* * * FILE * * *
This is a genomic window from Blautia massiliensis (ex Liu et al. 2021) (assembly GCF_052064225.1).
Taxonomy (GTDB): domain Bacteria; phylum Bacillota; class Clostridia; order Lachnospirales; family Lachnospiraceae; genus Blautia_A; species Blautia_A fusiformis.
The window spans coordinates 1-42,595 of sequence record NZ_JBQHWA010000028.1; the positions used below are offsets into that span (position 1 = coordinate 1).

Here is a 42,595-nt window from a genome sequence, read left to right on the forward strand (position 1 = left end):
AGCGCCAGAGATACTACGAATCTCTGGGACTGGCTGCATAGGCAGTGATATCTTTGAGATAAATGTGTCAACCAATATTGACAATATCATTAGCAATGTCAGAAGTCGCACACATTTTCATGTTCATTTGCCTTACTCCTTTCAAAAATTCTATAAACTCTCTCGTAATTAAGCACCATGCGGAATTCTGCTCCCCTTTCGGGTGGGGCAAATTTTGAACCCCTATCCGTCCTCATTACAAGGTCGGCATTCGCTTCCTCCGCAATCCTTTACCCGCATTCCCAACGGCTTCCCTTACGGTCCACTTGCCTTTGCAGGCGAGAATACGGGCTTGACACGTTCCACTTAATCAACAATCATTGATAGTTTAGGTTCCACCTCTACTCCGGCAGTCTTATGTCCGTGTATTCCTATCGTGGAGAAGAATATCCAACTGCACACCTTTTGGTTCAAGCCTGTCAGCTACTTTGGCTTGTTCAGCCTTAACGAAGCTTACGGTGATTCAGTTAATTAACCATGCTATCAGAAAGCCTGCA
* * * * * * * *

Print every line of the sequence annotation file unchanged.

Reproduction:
This is a genomic window from Blautia massiliensis (ex Liu et al. 2021) (assembly GCF_052064225.1).
Taxonomy (GTDB): domain Bacteria; phylum Bacillota; class Clostridia; order Lachnospirales; family Lachnospiraceae; genus Blautia_A; species Blautia_A fusiformis.
The window spans coordinates 1-42,595 of sequence record NZ_JBQHWA010000028.1; the positions used below are offsets into that span (position 1 = coordinate 1).

Here is a 42,595-nt window from a genome sequence, read left to right on the forward strand (position 1 = left end):
AGCGCCAGAGATACTACGAATCTCTGGGACTGGCTGCATAGGCAGTGATATCTTTGAGATAAATGTGTCAACCAATATTGACAATATCATTAGCAATGTCAGAAGTCGCACACATTTTCATGTTCATTTGCCTTACTCCTTTCAAAAATTCTATAAACTCTCTCGTAATTAAGCACCATGCGGAATTCTGCTCCCCTTTCGGGTGGGGCAAATTTTGAACCCCTATCCGTCCTCATTACAAGGTCGGCATTCGCTTCCTCCGCAATCCTTTACCCGCATTCCCAACGGCTTCCCTTACGGTCCACTTGCCTTTGCAGGCGAGAATACGGGCTTGACACGTTCCACTTAATCAACAATCATTGATAGTTTAGGTTCCACCTCTACTCCGGCAGTCTTATGTCCGTGTATTCCTATCGTGGAGAAGAATATCCAACTGCACACCTTTTGGTTCAAGCCTGTCAGCTACTTTGGCTTGTTCAGCCTTAACGAAGCTTACGGTGATTCAGTTAATTAACCATGCTATCAGAAAGCCTGCA